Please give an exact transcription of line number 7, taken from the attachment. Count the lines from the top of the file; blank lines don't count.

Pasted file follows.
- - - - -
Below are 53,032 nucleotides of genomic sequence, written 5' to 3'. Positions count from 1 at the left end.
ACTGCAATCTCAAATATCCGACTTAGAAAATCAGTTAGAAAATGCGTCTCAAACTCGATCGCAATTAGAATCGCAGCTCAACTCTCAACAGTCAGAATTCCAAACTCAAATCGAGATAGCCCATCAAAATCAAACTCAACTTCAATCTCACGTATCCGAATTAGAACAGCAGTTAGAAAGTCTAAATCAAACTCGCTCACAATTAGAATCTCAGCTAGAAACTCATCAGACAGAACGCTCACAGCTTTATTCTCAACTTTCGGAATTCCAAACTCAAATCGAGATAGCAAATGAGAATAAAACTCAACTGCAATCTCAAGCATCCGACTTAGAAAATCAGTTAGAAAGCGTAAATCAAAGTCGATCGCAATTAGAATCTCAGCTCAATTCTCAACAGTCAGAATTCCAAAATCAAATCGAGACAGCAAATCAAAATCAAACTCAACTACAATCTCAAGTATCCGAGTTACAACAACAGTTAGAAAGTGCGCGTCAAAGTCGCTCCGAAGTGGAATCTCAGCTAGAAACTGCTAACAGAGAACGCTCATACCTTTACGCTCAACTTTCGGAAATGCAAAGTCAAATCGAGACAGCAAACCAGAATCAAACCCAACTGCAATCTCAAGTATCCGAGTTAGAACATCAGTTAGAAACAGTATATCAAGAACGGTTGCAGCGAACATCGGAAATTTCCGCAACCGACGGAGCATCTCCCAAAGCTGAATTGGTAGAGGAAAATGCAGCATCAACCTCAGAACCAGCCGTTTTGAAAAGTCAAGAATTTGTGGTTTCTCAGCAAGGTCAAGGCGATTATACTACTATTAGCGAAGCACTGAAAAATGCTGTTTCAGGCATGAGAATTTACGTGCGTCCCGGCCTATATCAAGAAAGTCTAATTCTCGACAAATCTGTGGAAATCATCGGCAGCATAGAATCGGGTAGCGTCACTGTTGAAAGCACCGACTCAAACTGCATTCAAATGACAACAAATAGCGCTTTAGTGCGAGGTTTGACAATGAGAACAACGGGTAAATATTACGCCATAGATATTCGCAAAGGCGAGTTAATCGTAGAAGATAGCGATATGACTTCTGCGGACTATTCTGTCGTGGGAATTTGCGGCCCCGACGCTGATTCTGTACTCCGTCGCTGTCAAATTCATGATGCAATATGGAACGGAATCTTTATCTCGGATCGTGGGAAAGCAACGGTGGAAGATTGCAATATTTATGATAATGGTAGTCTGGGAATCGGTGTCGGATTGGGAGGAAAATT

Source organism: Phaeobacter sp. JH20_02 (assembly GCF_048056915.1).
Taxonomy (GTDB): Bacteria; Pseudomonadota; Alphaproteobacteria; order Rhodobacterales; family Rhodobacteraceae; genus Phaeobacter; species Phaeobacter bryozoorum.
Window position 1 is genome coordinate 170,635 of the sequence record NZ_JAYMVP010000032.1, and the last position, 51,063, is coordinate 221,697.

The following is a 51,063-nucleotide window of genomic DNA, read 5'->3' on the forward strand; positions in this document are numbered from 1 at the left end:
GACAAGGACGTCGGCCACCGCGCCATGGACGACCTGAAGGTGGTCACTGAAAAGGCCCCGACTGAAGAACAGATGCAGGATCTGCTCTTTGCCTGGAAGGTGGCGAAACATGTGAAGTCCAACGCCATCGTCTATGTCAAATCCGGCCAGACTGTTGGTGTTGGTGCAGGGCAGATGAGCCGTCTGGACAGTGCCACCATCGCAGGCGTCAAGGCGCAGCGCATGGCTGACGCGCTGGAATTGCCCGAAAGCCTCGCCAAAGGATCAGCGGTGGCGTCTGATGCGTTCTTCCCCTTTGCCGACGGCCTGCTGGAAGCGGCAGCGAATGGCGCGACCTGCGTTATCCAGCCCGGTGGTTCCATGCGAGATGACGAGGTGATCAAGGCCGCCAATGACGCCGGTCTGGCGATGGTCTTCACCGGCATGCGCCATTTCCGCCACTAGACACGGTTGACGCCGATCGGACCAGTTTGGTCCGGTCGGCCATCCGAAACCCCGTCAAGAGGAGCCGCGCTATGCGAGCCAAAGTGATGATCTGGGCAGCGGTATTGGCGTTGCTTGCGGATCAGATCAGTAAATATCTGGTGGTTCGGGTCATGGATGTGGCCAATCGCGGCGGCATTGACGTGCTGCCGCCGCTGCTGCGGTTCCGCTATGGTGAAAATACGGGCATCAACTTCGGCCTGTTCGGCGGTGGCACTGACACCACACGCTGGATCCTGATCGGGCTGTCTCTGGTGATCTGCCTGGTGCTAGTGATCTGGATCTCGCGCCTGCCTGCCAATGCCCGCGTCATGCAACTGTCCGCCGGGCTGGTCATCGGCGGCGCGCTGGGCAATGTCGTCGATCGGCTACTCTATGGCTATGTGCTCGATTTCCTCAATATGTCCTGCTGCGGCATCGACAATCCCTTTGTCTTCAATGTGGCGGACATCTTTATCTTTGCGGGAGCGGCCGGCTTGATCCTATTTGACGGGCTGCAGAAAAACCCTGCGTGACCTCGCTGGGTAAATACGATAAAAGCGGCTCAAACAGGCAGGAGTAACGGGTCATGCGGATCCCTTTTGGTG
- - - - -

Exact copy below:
GACAAGGACGTCGGCCACCGCGCCATGGACGACCTGAAGGTGGTCACTGAAAAGGCCCCGACTGAAGAACAGATGCAGGATCTGCTCTTTGCCTGGAAGGTGGCGAAACATGTGAAGTCCAACGCCATCGTCTATGTCAAATCCGGCCAGACTGTTGGTGTTGGTGCAGGGCAGATGAGCCGTCTGGACAGTGCCACCATCGCAGGCGTCAAGGCGCAGCGCATGGCTGACGCGCTGGAATTGCCCGAAAGCCTCGCCAAAGGATCAGCGGTGGCGTCTGATGCGTTCTTCCCCTTTGCCGACGGCCTGCTGGAAGCGGCAGCGAATGGCGCGACCTGCGTTATCCAGCCCGGTGGTTCCATGCGAGATGACGAGGTGATCAAGGCCGCCAATGACGCCGGTCTGGCGATGGTCTTCACCGGCATGCGCCATTTCCGCCACTAGACACGGTTGACGCCGATCGGACCAGTTTGGTCCGGTCGGCCATCCGAAACCCCGTCAAGAGGAGCCGCGCTATGCGAGCCAAAGTGATGATCTGGGCAGCGGTATTGGCGTTGCTTGCGGATCAGATCAGTAAATATCTGGTGGTTCGGGTCATGGATGTGGCCAATCGCGGCGGCATTGACGTGCTGCCGCCGCTGCTGCGGTTCCGCTATGGTGAAAATACGGGCATCAACTTCGGCCTGTTCGGCGGTGGCACTGACACCACACGCTGGATCCTGATCGGGCTGTCTCTGGTGATCTGCCTGGTGCTAGTGATCTGGATCTCGCGCCTGCCTGCCAATGCCCGCGTCATGCAACTGTCCGCCGGGCTGGTCATCGGCGGCGCGCTGGGCAATGTCGTCGATCGGCTACTCTATGGCTATGTGCTCGATTTCCTCAATATGTCCTGCTGCGGCATCGACAATCCCTTTGTCTTCAATGTGGCGGACATCTTTATCTTTGCGGGAGCGGCCGGCTTGATCCTATTTGACGGGCTGCAGAAAAACCCTGCGTGACCTCGCTGGGTAAATACGATAAAAGCGGCTCAAACAGGCAGGAGTAACGGGTCATGCGGATCCCTTTTGGTG